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During execution of a program that relies on the oracle.sql package there is a large performance hit for persisting > 200 million Timestamps when compared to persisting the same number of longs.

Basic Schema

Java to persist:

Collection<ARRAY> longs = new ArrayList<ARRAY>(SIZE);
Collection<ARRAY> timeStamps = new ArrayList<ARRAY>(SIZE);
for(int i = 0; i < SIZE;i++)  
{  
    longs.add(new ARRAY(description, connection, i));  
    timeStamps.add(new ARRAY(description,connection,new Timestamp(new Long(i)));
}  

Statement timeStatement = conn.createStatement();  
statement.setObject(1,timeStamps);  
statement.execute();   //5 minutes

Statement longStatement = conn.createStatement();  
statement.setObject(1,longs);  
statement.execute();  //1 minutes 15 seconds

My question is what does Oracle do to Timestamps that make them so awful to insert in a bulk manner?

Configuration:

64 bit RHEL 5  
jre 6u16  
ojdbc14.jar
64 GB dedicated to the JVM

UPDATE
java.sql.Timestamp is being used

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The fact that it's exactly 4x longer makes me think it performs 4 elementary operations while the long performs 1. –  corsiKa Sep 25 '12 at 20:30
    
So the database does something extra behind the scenes to "help"? Is there a workaround that allows me to perform queries against a date range? –  Woot4Moo Sep 25 '12 at 20:35

3 Answers 3

Number takes 4 bytes, Timestamp takes 11 bytes. In addition, Timestamp has metadata associated with it. For each Timestamp, Oracle seems to compute the metadata and store with the field.

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Source? please and thank you. –  Woot4Moo Sep 25 '12 at 20:35

Oracle timestamps are not stored as absolute value since epoc like a java.sql.Timestamp internally holds. It's a big bitmask containing values for the various "human" fields, centuries, months, etc.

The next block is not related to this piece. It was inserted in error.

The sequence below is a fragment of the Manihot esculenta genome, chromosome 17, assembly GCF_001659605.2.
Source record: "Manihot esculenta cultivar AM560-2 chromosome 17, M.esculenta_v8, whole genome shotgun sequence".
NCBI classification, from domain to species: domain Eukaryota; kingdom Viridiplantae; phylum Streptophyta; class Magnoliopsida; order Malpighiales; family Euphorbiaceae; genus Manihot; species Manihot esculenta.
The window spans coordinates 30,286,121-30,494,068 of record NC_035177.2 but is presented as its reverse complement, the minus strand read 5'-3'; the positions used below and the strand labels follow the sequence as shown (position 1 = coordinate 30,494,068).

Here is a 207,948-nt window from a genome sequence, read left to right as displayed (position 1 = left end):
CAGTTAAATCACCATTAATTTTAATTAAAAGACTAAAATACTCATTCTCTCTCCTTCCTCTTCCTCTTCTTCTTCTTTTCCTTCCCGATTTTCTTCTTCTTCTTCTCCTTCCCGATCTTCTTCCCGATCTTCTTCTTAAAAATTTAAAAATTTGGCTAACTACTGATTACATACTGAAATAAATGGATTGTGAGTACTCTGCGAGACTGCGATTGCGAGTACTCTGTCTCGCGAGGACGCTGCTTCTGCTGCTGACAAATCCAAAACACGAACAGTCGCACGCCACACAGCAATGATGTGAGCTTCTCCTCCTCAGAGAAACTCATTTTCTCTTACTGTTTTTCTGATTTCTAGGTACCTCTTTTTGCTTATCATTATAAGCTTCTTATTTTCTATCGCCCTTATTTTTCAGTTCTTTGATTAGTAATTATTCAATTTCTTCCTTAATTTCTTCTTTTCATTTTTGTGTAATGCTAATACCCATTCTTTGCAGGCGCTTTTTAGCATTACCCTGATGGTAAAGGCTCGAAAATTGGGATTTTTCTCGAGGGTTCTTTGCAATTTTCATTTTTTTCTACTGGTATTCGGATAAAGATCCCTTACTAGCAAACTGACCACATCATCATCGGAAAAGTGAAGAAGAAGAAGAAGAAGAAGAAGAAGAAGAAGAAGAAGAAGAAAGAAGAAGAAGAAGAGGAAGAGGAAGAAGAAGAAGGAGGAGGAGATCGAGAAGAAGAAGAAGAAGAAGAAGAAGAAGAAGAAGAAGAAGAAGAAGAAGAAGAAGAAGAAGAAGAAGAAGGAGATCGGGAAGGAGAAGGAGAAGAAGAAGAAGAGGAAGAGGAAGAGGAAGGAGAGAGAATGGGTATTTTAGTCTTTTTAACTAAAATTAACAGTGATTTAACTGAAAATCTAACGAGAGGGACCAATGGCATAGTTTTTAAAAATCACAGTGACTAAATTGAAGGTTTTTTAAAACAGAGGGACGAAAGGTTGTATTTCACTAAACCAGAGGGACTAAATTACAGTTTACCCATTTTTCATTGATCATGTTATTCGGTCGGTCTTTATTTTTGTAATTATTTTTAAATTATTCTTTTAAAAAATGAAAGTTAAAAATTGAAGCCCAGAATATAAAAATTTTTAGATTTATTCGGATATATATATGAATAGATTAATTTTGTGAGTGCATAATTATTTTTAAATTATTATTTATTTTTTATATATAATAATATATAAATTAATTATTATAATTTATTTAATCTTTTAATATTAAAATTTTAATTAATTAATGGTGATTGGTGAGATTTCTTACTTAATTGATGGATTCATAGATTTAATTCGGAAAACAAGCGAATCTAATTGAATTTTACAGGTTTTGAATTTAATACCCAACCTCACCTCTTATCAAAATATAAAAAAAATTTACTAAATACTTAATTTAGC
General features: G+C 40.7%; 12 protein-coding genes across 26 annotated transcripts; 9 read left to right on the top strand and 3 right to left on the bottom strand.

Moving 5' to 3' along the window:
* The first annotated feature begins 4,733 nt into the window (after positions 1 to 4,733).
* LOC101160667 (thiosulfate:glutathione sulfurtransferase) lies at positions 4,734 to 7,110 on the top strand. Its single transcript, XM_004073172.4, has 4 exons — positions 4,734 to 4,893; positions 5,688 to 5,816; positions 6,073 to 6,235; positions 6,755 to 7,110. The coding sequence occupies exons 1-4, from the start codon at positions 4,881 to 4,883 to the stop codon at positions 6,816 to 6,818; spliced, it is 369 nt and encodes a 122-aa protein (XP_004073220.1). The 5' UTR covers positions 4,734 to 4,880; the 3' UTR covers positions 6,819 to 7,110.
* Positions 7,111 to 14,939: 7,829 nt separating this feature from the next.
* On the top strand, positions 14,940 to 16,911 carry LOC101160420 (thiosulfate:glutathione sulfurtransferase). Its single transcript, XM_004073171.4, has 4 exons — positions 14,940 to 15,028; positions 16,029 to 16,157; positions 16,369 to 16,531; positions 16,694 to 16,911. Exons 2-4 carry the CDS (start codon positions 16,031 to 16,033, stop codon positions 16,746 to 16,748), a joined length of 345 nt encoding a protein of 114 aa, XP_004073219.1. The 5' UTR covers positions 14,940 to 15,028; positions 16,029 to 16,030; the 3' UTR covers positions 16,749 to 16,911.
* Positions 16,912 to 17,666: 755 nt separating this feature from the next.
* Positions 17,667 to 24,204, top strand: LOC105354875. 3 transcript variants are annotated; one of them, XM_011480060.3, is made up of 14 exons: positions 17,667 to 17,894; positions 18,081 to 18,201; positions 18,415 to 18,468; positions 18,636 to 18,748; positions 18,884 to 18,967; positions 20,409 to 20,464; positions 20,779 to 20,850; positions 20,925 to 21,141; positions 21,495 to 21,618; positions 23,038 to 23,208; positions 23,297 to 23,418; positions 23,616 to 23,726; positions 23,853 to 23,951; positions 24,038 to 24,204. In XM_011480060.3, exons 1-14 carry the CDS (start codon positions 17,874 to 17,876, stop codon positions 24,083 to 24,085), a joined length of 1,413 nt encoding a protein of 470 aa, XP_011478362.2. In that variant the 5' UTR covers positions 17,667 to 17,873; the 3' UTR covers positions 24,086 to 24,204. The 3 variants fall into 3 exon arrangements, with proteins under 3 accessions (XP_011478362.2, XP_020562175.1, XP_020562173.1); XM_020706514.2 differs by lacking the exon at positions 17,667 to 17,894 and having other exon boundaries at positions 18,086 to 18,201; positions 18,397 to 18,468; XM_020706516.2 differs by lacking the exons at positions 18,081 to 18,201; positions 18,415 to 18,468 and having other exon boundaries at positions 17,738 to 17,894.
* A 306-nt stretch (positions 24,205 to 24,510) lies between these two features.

So each one of your nanosecond-since-epoch timestamps is getting parsed into a "human" date before storage.

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I see. Is there a work around? Essentially the data gets queried on for date ranges. –  Woot4Moo Sep 25 '12 at 20:36
    
Well, actually now that I read more closely, is that a java.sql.Timestamp or an oracle.sql.Timestamp? –  Affe Sep 25 '12 at 20:37
    
java.sql.timestamp –  Woot4Moo Sep 25 '12 at 20:38
    
using oracle.sql.Timestamp may be a big help then, it uses the oracle representation of the data in-memory in java, so it should convert to an insert statement faster (although unless your input is coming in a way that could be directly translated to oracle's bytes, you will ultimately incur the cost somewhere) –  Affe Sep 25 '12 at 20:38
    
Well to be more clear the code in java uses the java.sql.timestamp the database is whatever Oracle treats a timestamp as. –  Woot4Moo Sep 25 '12 at 20:39

Adding to Srini's post, for documentation on memory use by data type:

Oracle Doc on Data Types: http://docs.oracle.com/cd/E11882_01/timesten.112/e21642/types.htm#autoId31 (includes memory size for Number and Timestamp)

The docs state that Number takes 5-22 bytes, Timestamp takes 11 bytes, Integer takes 4 bytes.

Also - to your point on querying against a date range - could you insert the dates as long values instead of timestamps and then use a stored procedure to convert when you are querying the data? This will obviously impact the speed of the queries, so it could be kicking the problem down the road, but.... :)

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Right, I decided to go for the use of timestamps in the database as I didnt want to do a conversion N times a minute by the nature of a distributed system. Primarily because I do not believe that Oracle caches the result of a function. If however the function result does get cached I may revisit that. –  Woot4Moo Sep 26 '12 at 23:13
1  
Not that I have great love for Oracle databases let alone writing functions to call in the DB, but it happens that Oracle 11g does in fact provide a capability to cache the result of your function. See this article on how to set it up. –  Bionic_Geek Oct 5 '12 at 18:19
    
I ended up going for the materialized view, since it is 10g –  Woot4Moo Oct 5 '12 at 18:23

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